The COVID-19 pandemic revealed a structural weakness in many products’ supply chains. In terms of supply of pharmaceutical products, supply shocks were not mitigated when intermediates or production capacity for drug products suddenly became unavailable. In retrospect this is not surprising, as historically supply chains are not designed robustly enough to withstand regional lockdowns. This was already the case before the global pandemic shortages occured, but was at the time more related to commercial factors.
One of the major risks that has become clear is having a complex supply chain that spans multiple regions in the world. Essentially if any one region experiences production disruption, the complete chain stops functioning. In the pharmaceutical industry it is not uncommon to have supply chains spanning China, India, Europe, and the US making this very vulnerable to regional interruption.
In Europe, as well as in the US, politicians are therefore proposing to reestablish, or onshore, production chains back to the Western world to reduce dependency on remote regions. This will help especially if all steps from raw materials to finished product are carried out in one region. Furthermore, relocating production back to Europa and to the US will improve control over the flow of drugs in those regions.
When considering changes in the pharmaceutical industry, it is important to realize that this industry is notoriously resistant to change, and considerable pressure is therefore needed to overcome this inertia. The current crisis serves as a necessary trigger for change, especially with support of political forces, and could be utilized to reach a higher level of stable supply of medicines going forward.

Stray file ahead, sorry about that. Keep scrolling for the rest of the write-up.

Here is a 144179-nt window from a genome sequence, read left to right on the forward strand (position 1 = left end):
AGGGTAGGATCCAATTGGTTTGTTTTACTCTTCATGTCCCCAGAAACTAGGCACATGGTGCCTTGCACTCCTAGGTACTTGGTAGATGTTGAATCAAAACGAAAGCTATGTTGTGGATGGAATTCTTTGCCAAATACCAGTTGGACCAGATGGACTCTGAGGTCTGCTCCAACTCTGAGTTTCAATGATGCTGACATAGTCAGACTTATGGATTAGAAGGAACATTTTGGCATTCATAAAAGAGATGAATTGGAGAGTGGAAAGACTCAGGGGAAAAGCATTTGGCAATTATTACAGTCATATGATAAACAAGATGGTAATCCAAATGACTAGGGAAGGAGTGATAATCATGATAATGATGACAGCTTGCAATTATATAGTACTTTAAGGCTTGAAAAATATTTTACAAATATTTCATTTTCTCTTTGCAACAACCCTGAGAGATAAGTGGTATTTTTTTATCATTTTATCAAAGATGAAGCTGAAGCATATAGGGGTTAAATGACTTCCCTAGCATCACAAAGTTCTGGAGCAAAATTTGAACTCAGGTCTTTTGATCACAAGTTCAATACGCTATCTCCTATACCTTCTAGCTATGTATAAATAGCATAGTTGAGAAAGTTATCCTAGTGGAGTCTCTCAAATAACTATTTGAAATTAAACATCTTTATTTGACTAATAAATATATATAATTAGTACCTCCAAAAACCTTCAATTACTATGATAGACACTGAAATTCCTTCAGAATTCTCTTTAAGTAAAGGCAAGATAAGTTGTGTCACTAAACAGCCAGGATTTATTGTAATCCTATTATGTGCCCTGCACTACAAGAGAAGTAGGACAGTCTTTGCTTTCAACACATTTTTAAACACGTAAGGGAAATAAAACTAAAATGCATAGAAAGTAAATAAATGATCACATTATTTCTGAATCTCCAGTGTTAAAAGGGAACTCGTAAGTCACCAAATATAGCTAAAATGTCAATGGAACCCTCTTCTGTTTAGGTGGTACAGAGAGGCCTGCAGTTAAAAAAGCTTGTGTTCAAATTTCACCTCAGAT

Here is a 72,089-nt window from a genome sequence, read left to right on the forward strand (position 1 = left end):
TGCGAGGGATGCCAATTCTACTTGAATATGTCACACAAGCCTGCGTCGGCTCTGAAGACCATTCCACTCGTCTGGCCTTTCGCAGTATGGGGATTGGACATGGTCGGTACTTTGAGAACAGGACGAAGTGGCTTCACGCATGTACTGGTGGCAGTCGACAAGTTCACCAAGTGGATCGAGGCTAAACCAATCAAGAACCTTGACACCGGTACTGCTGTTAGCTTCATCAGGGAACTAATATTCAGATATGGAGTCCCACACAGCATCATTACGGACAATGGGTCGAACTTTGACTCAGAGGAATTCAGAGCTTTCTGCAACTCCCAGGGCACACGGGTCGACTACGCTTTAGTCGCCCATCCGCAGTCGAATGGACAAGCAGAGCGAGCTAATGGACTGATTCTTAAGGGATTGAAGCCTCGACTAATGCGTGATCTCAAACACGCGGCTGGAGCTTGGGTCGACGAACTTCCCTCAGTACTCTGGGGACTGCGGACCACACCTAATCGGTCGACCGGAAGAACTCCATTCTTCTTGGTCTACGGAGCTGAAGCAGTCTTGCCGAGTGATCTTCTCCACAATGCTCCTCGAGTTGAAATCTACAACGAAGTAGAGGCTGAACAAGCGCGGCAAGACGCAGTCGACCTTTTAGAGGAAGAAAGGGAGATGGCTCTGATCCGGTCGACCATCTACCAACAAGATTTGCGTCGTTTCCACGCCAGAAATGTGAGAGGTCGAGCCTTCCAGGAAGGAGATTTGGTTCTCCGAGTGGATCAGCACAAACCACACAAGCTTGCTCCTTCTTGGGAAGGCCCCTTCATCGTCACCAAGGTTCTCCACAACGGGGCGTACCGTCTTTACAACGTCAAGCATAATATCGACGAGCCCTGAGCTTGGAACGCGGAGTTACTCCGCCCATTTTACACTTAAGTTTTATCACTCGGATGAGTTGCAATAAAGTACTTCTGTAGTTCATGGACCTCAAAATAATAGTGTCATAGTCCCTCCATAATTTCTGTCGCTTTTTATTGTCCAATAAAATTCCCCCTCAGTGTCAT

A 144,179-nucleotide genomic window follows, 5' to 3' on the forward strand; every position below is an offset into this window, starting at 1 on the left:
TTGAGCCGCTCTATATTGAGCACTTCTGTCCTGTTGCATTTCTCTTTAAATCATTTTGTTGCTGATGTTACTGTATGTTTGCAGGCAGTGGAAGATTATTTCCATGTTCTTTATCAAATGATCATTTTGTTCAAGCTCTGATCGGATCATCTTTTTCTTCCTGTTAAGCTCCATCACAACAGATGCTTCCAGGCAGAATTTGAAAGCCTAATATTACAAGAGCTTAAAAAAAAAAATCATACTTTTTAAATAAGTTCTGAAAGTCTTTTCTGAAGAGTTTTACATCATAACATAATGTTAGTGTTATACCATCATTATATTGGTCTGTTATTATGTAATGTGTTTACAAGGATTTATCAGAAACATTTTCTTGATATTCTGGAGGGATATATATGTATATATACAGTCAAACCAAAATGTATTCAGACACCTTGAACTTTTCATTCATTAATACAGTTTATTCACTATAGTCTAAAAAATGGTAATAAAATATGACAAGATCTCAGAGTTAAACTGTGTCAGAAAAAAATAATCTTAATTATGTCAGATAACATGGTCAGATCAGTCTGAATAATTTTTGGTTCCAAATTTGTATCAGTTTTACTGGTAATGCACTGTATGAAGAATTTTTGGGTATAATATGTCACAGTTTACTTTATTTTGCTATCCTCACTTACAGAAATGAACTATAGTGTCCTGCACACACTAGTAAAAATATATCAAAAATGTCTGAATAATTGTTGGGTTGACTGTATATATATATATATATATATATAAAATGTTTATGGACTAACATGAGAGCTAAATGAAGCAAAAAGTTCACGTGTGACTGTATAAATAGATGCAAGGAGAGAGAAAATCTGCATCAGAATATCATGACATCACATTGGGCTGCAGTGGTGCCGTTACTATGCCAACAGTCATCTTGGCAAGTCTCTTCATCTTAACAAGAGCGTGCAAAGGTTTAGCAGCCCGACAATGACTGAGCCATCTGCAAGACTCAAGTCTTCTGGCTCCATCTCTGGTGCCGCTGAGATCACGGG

When production chains are onshored, that activity can be used to introduce improvements rather than to copy historic inefficiencies. Crisis-induced onshoring of production offers an opportunity to rethink and redesign the drug supply process, resulting in a supply chain more resilient to shocks, which is more productive and more flexible.
Three key benefits:
In such a proposed end situation, the supply is more resilient, under regional control, operates with lower costs due to increased productivity, and production is more flexible because of standardized technology platforms.
“Everything should be as simple as it can be, but not simpler,” Albert Einstein.
ProPharma Group has broad experience in the pharmaceutical industry and an excellent track record in risk analysis, mitigation, technology transfer, regulatory support, and creative thinking to support you in establishing a stable supply of medicines in this uncertain future. We are interested in your thoughts in these exciting times and welcome opportunities to exchange ideas. Contact us to learn how we can help you develop a stable, end-to-end supply chain.
July 9, 2020
Eliminating clinical trials would be extremely detrimental to the safety and well-being of people all over the world. On Friday, February 24th, The Washington Post published an article written by...
July 9, 2020
Those of you in the pharmaceutical, biotech and medical device industries encounter process and product problems on a regular basis. You likely grimace when one lands in your lap. There is a degree...